If you want to be more productive at work, I have some tips to help you.

 

These tips will help you get more done with less stress. After a while of doing these, you may even start loving your job. Or at least, hate it less.

 

These are the 7 habits:

  1. Have an email strategy
  2. Use Dual Monitors
  3. Do priority work in the first 2 hours
  4. Use Makers Time
  5. Disable Notifications
  6. Make smart work friends
  7. Reduce multitasking

 

 1.  Have an Email Strategy

It’s estimated that emails and meetings alone account for 50% or more of how we our time at work, we need to do a better job at cutting down the time we spend on both. Something you can do about email is to have an email strategy. Studies show that people who are trained to have an email strategy, increase their work productivity.

Spending less time on email and maintaining an organized Inbox, can help you do that. Here is a list of email management tips that you can draw from to begin developing your own strategy.

  • Have a Read now/Read later system.
  • Get in the habit of reading and acting on messages at the same time.
  • Add reminders to emails you will handle later.
  • Unsubscribe from lists whose content you don’t read.
  • Encourage and “train” your work colleagues to send you fewer emails.

 


2. Use Dual Monitors

Multiple studies show that using a second monitor makes it easier to get your work done. This inexpensive tool reduces window switching to increase your productivity and lower work stress. A laptop can be used as a second monitor as well, BTW.

 


3. Get Priority Work Done First

We tend to be more creative and have more willpower earlier in the day so before you even check email, tackle your important tasks. Even doing just one priority task before the afternoon, can make you feel productive for the rest of the day.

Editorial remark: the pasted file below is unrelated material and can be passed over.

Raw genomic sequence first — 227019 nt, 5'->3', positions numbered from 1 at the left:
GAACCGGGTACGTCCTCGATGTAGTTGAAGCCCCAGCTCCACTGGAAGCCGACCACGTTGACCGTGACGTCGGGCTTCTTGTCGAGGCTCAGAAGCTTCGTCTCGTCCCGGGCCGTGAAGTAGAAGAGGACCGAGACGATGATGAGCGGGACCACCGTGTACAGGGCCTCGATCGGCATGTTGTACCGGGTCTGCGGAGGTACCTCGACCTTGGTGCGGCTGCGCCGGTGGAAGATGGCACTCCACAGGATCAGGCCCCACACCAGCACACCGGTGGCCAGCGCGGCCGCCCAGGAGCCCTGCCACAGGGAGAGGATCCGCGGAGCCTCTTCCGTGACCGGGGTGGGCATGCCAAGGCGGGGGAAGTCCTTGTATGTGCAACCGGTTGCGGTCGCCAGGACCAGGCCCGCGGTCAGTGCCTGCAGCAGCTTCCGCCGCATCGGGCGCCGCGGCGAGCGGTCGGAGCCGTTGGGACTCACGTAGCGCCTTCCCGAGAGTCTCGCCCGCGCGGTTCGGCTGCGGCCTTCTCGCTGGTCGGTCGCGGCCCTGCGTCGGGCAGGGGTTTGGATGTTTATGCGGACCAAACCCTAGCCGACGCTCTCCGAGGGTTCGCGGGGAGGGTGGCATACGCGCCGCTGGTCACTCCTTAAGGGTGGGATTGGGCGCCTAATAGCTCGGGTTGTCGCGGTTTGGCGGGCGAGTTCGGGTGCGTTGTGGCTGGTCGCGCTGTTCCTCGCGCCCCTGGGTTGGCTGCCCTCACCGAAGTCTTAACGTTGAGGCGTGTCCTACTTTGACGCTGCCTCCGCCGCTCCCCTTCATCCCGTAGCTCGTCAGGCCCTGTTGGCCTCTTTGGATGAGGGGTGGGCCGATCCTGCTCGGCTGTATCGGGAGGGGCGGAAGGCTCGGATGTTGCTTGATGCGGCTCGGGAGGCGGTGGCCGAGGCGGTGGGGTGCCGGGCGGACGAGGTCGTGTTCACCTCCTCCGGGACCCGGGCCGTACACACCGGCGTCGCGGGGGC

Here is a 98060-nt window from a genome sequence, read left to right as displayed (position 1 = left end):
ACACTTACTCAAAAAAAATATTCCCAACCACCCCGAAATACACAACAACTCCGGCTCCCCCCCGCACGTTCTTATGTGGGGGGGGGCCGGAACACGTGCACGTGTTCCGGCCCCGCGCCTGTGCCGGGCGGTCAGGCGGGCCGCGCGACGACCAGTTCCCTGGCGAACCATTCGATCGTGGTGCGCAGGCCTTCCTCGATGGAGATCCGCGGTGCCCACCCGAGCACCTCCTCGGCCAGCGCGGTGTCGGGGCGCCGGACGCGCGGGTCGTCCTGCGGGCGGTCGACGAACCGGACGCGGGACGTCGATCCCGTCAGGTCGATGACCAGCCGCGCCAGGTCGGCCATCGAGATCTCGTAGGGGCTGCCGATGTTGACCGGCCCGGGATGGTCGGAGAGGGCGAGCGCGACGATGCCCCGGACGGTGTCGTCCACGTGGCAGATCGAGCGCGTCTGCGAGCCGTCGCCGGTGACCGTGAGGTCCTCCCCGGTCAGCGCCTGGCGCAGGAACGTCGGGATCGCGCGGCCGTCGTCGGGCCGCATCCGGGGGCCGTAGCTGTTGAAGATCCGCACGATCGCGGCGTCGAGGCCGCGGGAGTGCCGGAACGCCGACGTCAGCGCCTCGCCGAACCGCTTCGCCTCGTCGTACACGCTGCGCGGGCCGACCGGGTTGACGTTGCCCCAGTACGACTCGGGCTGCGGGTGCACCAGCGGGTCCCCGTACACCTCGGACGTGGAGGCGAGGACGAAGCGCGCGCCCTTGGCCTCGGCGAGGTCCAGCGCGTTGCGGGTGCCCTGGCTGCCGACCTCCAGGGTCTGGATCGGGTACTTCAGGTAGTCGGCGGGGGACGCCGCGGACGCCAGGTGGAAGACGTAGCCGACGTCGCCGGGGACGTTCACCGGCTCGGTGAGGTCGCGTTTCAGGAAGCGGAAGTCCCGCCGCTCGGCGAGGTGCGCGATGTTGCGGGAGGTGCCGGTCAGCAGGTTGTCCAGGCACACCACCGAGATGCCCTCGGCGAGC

4. Set Aside Focused Work Time

Talk about intentional work! When you set aside time to do focused work, you’ll get more focused work done. Even if you’re not always productive during these blocks of time, they are important for establishing a routine of getting stuff done.

At Google, employees are encouraged to set aside  what’s called “Maker Time” and get this, other employees can’t schedule meetings over each other’s “Maker Time.” These blocks of time that are set aside for working on projects, coding, client outreach, and such, represent work that can languish so you never feel accomplished.

How much time should YOU set aside? It’s found that time blocks of at least 90 minutes and under 3 hours work well for most people however there is no rule against setting aside entire days to do focused work.

As productivity tips go, this is one of my favorites. It has helped to transform how I work and I think it will for you as well.

 


5. Disable Notifications

Turn off email alerts and desktop notifications and silence your phone during work. Our natural instinct is to respond as soon as a message pops up, but the reality is that most messages don’t require immediate attention. Plus, setting a pattern of instant response puts pressure on you to get back to your co-workers right away. This gives the impression that you’re not that busy. It also encourages last-minuters’ bad habit of getting things to you last minute. Because, you know, “Michelle does quick turnaround.”

 


6. Reduce Multitasking

Studies show that multitasking makes your brain less effective. Because it lacks the capacity to perform two tasks successfully simultaneously, you slow down your brain when you multitask. And the effect is cumulative over time. When you reduce multitasking and

 


7. Make Some Smart Work Friends

The reason mentors are so invaluable is that they help to shorten our learning curve and provide other support for our work life. If you don’t have a mentor, and even if you do have one, you should have smart friends at work. Google won’t have all the answers but some of your smart work friends might.

There is that colleague that knows everyone, another who is great with Excel, and yet another, who just has a good mind. These colleagues can help you strategize and get things accomplished faster. Of course, you will need to return the favor when you can.

 


With these and other productivity tips that you formulate and discover, you can take your time (and your life) back. You can be more productive at work and less stressed too. Now that’s what I call working smart.

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About Author

Christine is a Mindfulness trainer and Emotional Health Coach living in Los Angeles. She's big on meditation, routines, systems and personalization.

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